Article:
Making the Grades
Here’s a movie that will help any overly possessive father feel vindicated about their desire to know what their daughter is up to at any given moment. When 17-year-old Kim (Maggie Grace) reveals to her estranged father Bryan (Liam Neeson) that she wants to travel to Paris with her 19-year-old friend Amanda (Katie Cassidy), Dad’s reaction is anything but encouraging. Part of the problem is he’s a retired CIA agent and consequently well aware of the risks two blithe young girls may face in a foreign country.
Sadly, his fears are proven correct just minutes after the duo lands and meet the handsome Peter (Nicolas Giraud) who talks them into sharing a taxi. What they don’t know is their newfound friend works for a criminal network. Shortly after they are dropped off at the apartment where they are planning to stay, a gang barges in and abducts both teens. On the phone to her father when the attackers arrive, Kim’s final screams, along with an abductor’s threatening words, provide the only clues Bryan has to find his daughter. Hopping a jet to France, he immediately sets out to rescue his girl, regardless of who or what may stand in his way.
Of all movie protagonists, the determined parent is likely the most virulent and is the perfect weapon for a scriptwriter looking to put maximum damage on the screen with ironclad justification. A deadly force of one, Bryan is able to kill with his hands, and is even more effective when holding a gun or administering torture techniques—in this case electrocution. Following a trail that begins with Peter and eventually leads to corrupt French police, nasty Albanians and wealthy Arabs, Bryan mows down a plethora of assailants and breaks dozens of laws. While blood effects are minimized, violent altercations are frequent and the body count mounts in nearly every scene.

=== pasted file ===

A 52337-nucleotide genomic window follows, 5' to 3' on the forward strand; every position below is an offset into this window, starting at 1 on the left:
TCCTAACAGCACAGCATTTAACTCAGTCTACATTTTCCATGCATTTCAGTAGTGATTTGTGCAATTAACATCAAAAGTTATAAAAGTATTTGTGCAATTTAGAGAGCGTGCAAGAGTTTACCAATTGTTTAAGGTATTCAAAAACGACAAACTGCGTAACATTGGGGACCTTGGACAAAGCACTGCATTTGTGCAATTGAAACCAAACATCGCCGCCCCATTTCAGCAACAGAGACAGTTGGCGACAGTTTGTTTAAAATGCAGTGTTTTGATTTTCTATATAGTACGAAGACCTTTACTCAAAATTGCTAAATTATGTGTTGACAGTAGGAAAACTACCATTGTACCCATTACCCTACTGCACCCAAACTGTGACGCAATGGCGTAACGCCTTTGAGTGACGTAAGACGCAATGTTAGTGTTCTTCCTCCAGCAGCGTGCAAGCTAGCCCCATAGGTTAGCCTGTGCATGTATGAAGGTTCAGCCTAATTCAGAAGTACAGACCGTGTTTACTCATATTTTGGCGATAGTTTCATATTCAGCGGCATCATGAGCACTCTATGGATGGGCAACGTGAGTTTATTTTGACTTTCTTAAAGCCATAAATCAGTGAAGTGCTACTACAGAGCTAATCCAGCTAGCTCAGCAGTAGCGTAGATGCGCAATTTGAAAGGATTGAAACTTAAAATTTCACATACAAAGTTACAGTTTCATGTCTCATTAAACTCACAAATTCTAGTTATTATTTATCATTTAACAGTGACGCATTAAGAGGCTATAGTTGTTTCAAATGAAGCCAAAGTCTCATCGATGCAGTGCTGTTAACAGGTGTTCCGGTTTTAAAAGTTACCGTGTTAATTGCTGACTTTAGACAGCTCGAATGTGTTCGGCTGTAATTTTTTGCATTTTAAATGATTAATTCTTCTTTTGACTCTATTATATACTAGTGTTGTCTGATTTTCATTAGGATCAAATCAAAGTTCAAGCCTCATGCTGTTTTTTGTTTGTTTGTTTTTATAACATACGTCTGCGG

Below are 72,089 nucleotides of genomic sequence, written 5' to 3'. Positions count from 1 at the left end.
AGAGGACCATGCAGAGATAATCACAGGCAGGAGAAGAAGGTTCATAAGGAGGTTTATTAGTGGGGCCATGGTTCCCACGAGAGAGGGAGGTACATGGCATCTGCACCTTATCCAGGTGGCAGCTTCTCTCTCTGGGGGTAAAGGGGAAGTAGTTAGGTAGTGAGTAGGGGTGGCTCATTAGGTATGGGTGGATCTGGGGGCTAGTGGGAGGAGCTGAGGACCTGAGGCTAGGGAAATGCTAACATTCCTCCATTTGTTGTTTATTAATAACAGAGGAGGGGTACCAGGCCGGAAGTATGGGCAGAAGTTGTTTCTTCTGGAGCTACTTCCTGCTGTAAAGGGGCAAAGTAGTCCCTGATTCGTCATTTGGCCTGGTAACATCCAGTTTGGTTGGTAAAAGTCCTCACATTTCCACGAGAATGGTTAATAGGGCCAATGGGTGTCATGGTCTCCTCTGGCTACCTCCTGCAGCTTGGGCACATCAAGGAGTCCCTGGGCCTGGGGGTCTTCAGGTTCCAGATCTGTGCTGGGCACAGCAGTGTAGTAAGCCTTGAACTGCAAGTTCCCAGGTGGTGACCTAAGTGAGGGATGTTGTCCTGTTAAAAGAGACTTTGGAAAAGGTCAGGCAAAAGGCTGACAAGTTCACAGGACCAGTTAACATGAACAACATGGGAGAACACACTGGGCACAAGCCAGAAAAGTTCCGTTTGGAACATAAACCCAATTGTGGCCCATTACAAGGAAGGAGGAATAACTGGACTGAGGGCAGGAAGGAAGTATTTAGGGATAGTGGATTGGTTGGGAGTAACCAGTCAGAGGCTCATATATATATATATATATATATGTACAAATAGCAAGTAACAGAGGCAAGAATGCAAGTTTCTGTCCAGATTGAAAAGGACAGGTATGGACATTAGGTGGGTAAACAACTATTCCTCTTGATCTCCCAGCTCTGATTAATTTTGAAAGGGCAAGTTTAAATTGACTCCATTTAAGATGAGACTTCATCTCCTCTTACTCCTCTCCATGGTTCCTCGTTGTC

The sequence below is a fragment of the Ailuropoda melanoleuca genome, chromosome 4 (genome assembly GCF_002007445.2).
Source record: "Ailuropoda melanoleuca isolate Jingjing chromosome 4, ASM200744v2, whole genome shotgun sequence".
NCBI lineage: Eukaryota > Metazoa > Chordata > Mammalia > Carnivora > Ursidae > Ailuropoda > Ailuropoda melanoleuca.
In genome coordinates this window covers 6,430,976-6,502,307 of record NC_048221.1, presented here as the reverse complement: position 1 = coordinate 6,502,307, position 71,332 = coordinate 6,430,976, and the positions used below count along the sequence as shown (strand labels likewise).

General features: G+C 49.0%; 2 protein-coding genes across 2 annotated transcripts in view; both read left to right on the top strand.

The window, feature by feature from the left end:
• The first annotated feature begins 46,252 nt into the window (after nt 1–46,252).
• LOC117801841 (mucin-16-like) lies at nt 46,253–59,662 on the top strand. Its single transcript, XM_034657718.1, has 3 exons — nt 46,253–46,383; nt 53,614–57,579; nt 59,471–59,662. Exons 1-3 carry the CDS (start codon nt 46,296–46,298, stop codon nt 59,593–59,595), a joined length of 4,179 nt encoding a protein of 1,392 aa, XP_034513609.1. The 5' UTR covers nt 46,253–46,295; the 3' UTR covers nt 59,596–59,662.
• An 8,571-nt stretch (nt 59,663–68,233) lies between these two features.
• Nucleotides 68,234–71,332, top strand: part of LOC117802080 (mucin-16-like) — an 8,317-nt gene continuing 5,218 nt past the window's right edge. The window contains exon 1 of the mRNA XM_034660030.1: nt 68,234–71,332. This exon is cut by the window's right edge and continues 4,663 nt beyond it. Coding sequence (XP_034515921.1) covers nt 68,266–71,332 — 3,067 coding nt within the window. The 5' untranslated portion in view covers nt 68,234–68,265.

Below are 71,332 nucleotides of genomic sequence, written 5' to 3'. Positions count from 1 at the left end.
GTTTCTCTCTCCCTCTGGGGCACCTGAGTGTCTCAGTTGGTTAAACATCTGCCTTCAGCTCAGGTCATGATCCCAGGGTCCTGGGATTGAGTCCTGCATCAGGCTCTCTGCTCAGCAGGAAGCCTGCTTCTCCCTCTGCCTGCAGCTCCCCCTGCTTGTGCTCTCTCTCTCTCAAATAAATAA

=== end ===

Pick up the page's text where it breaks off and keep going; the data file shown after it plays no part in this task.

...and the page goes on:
Other topics parents will face is the sex trade and portrayal of young women who have been lured or forced into a drug dependency to keep them in a semi-conscious state so their services may be sold to willing customers. This film doesn’t include overt nudity or sexual activity, but scenes do depict young women in minimal dress, some of whom are seen with men. Discussions surrounding these issues are included, along with some moderate and mild profanities.
If you can put the troubling theme aside, and approach this as an action movie, you’ll see a lot of Jason Bourne in Liam Neeson’s character. Unstoppable, he is able to demonstrate skills that range from high-speed driving against the flow of a one-way street to nursing a drug overdosed patient back to life with a selection of medications. This guy doesn’t leave us thinking for a moment that he won’t reach his goal and provide us with the foregone conclusion. He’s not quite James Bond, but he will certainly never be taken or stirred.
Discussion Ideas After The Movie
Teaching ideas and topics to discuss about Taken.
This movie contains characters of various ethnicities. What roles do the French play? The Albanians? The Arabs? How do these compare to the American characters?
What techniques do the screenwriters use to justify Bryan’s violence? Why can he not turn to the police for help? How is the perceived time constraint (he is told he probably only has 96 hours to find his daughter) used to motivate his actions?